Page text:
The next choice we face is: what other communities should we tell? The bundle works great in China too, where their aggressive censorship has been a real hassle for us the past year or so. Some other countries in Asia appear to be newly using DPI to recognize Tor traffic (more on that in an upcoming blog post). We have more development work to do before we can keep up with the China arms race, including teaching obfsproxy bridges to automatically report their addresses to us and teaching our bridgedb service to give them out, and we need to answer research questions around getting more bridges, giving them out in smarter ways, learning when they get blocked, and making it hard for censors to find them. We also need to spread the word carefully, since the arms race is as much about not drawing the attention of the censors as it is about the technology. But the Obfsproxy Bundle works out of the box right now in every censoring country we know of, so we shouldn't be too quiet about it.

And finally, thanks go to George Kadianakis for taking Obfsproxy on as his Google Summer of Code 2011 Project; to Nick Mathewson for mentoring him and getting the Obfsproxy architecture going in the right direction; to Sebastian Hahn for spending all weekend with me fixing bugs and making packages; and to Karsten Loesing, Erinn Clark, Robert Ransom, Runa Sandvik, Nick, George, and the broader Tor community for stepping up over the weekend to help us take it from "early prototype" to "deployed software in use by 5000+ people" in 72 hours.


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February 16, 2012


You all are awesome.

Keep working for freedom. You effort is invaluable.
My next donation goes for you.

Keep going!

February 16, 2012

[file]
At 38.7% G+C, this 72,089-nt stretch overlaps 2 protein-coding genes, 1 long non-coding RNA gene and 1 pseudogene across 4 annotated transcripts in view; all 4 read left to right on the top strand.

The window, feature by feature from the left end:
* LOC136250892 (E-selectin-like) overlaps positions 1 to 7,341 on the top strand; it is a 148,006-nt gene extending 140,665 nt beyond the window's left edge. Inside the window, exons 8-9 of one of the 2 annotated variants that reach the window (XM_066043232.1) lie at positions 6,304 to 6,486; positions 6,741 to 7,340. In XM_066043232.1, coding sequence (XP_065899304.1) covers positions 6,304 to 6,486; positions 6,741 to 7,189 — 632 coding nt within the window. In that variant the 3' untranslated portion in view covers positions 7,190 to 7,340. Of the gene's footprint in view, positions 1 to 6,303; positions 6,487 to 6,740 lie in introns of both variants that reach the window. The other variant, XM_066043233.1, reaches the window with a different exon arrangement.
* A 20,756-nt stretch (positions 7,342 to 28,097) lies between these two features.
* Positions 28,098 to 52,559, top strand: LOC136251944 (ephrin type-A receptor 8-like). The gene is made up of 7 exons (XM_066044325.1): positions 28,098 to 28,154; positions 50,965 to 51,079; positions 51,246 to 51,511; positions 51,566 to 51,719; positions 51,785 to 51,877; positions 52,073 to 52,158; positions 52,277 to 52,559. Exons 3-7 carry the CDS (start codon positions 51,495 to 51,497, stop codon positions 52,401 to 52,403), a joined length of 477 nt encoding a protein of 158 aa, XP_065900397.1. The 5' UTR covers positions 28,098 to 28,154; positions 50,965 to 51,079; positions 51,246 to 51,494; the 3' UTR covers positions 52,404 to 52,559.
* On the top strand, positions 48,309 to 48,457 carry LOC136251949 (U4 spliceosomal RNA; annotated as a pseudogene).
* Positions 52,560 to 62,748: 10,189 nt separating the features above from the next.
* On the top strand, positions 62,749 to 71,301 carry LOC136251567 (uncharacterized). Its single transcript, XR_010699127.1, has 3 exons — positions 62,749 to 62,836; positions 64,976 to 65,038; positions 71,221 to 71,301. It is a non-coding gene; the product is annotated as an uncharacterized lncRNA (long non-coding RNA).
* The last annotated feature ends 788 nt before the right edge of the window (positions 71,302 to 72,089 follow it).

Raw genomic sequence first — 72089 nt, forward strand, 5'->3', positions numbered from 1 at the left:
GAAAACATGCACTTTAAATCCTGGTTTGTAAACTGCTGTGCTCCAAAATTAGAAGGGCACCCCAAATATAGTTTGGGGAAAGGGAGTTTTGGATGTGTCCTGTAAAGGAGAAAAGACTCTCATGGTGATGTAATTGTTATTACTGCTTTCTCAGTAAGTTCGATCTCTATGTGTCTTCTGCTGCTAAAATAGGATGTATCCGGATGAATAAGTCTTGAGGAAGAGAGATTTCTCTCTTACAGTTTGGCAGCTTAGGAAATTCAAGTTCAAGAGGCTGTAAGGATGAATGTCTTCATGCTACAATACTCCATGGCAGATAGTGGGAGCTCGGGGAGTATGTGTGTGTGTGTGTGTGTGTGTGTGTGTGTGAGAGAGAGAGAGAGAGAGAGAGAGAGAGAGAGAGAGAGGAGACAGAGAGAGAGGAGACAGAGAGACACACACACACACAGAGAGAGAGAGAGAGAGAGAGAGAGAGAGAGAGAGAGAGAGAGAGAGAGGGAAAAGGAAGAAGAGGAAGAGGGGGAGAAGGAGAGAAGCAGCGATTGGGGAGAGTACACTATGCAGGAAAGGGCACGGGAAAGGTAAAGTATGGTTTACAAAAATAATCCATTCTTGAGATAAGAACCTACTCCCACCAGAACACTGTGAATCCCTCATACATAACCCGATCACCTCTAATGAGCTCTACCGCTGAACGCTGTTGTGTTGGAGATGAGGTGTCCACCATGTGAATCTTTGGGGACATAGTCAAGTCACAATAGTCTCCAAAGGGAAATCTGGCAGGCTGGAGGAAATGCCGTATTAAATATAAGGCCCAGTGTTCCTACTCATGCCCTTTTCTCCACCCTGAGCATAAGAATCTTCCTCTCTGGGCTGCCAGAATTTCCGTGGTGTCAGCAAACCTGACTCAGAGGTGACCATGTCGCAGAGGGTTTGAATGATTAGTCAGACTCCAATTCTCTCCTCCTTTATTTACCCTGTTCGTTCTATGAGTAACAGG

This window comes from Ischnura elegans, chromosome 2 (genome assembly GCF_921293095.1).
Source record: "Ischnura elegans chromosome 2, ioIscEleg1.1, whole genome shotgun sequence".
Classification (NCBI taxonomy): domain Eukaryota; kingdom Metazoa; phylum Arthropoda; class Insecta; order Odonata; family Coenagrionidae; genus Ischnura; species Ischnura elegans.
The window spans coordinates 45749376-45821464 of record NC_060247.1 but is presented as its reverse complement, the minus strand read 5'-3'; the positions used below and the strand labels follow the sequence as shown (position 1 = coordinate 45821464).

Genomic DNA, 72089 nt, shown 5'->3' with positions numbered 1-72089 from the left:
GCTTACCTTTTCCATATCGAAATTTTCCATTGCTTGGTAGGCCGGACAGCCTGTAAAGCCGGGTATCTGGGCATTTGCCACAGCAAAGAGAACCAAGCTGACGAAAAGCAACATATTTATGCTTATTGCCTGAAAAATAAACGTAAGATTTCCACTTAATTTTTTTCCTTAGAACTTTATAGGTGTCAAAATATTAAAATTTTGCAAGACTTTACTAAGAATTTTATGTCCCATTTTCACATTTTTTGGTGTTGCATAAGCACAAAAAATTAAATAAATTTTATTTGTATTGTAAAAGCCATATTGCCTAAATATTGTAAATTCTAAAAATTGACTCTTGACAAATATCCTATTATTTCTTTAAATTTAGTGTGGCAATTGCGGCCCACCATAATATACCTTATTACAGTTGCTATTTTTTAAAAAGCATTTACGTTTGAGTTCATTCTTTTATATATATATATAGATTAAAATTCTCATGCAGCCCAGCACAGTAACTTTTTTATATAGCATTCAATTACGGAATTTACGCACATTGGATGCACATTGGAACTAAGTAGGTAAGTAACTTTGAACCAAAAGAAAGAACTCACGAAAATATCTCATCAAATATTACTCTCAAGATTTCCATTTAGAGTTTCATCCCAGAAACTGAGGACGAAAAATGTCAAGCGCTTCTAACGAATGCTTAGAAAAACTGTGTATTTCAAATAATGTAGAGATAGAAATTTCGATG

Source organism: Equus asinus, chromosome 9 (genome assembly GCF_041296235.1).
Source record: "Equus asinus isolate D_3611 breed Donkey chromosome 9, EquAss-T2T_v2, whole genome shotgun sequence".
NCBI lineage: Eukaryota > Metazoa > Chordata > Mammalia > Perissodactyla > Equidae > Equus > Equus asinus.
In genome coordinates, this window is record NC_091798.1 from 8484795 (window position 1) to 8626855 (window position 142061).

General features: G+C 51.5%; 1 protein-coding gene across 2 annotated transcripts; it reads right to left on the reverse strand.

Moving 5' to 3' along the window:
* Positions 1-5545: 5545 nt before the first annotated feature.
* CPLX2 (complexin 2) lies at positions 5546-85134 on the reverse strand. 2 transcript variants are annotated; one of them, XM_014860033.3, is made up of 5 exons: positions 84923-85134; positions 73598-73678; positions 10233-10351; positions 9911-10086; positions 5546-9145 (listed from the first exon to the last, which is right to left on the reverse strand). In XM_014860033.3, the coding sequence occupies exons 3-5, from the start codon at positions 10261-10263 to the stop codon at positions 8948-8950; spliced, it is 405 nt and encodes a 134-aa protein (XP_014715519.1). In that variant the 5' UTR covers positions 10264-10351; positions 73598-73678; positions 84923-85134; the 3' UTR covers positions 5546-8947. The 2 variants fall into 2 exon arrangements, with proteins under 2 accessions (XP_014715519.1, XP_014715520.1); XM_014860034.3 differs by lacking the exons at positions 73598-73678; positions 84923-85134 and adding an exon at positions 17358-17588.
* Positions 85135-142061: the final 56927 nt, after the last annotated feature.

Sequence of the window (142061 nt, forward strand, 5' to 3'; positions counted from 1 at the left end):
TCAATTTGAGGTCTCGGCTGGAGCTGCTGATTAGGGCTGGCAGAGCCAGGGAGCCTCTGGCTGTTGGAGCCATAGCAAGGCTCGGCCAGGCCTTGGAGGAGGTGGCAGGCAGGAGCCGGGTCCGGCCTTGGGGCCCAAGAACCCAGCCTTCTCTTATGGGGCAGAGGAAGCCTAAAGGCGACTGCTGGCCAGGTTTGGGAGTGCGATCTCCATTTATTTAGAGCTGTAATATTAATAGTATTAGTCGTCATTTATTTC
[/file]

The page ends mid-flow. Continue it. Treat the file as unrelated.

I love tor, my country blocks some site's that i now can open.

keep on the good work ^^

February 16, 2012


Here, in my tor browser the google analitics works...!!!!!!
Sometimes, i call a site (whatever which), and i see down in the status bar, "connecting google.analitics..." first, and not prompt direct to the wanted site... GOOGLE SPYING UNDER TOR AS WELL..???!!!!
How can it be????

February 16, 2012


Sadly, obfsproxy won't build on RHEL5/CentOS5 systems due to the older version (v2.59, vs. the desired v2.61) of autoconf.

February 16, 2012


Very nice. I don't live in a particularly censored part of the world, but I imagine everyone will benefit from these changes when governments hatch the idea of expanding data retention laws to make ISPs store more detailed logs about the usage of anonymity networks (and they WILL do it as onion networks become more popular).

February 16, 2012


Once again, you did something really, really great. Thanks a lot to all of you!

February 16, 2012


no se mucho de ejecutamiento del nuevo programa de Obfsproxy pero me gustaria participar en sensurar y estar en el anonimato ya que como se darar cuenta no lo estoy

February 17, 2012


Excellent stuff - this is an awesome answer to the censorship problem.